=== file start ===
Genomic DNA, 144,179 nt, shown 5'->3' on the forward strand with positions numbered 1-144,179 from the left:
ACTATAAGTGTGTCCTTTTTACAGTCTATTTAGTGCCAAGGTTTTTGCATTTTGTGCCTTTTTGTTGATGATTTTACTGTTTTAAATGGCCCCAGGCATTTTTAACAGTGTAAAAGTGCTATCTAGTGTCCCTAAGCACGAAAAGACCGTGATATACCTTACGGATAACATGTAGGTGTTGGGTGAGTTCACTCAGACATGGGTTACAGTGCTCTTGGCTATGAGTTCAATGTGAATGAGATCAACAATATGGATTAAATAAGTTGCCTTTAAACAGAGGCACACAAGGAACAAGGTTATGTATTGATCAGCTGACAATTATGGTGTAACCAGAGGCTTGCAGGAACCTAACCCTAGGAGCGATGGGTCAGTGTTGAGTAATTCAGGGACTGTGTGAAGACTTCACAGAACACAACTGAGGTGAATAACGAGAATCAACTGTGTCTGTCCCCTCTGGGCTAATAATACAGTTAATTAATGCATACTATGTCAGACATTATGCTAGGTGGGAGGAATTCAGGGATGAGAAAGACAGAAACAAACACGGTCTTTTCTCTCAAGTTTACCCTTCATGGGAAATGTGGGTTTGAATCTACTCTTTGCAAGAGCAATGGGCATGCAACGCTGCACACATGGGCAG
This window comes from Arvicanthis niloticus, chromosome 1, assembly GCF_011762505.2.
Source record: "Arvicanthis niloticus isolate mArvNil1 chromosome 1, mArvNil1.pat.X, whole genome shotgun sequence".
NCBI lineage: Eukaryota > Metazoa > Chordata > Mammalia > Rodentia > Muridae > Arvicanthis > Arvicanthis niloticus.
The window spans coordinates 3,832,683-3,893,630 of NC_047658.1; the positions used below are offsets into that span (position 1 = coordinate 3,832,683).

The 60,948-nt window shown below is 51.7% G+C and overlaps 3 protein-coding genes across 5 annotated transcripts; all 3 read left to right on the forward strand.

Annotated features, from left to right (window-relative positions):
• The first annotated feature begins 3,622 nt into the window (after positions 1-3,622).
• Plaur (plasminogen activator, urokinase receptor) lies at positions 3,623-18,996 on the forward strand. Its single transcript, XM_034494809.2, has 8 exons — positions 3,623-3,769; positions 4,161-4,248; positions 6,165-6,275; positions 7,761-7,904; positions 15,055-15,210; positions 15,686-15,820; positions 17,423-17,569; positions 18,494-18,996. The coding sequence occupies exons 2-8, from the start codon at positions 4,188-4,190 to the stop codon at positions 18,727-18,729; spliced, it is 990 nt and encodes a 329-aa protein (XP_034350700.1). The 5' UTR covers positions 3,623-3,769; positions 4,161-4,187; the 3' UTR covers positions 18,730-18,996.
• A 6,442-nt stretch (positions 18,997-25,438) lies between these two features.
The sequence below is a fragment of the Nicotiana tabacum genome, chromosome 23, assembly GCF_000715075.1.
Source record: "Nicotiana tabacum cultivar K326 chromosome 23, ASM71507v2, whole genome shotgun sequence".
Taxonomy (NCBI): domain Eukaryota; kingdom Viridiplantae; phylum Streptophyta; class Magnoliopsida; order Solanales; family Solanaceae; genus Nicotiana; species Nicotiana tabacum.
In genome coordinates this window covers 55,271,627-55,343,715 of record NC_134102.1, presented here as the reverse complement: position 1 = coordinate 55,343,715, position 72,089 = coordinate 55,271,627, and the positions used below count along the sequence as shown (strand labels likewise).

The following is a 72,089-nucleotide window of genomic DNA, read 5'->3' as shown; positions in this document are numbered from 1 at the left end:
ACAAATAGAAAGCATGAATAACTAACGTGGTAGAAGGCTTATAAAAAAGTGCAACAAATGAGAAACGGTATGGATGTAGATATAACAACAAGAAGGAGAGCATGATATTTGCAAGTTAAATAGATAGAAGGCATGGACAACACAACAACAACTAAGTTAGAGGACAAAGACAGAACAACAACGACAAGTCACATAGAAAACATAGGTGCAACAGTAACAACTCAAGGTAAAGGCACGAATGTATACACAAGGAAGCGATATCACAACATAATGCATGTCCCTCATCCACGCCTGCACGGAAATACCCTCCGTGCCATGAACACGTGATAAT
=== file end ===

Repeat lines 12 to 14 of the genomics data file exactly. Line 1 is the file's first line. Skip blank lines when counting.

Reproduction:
The sequence below is a fragment of the Nicotiana tabacum genome, chromosome 23, assembly GCF_000715075.1.
Source record: "Nicotiana tabacum cultivar K326 chromosome 23, ASM71507v2, whole genome shotgun sequence".
Taxonomy (NCBI): domain Eukaryota; kingdom Viridiplantae; phylum Streptophyta; class Magnoliopsida; order Solanales; family Solanaceae; genus Nicotiana; species Nicotiana tabacum.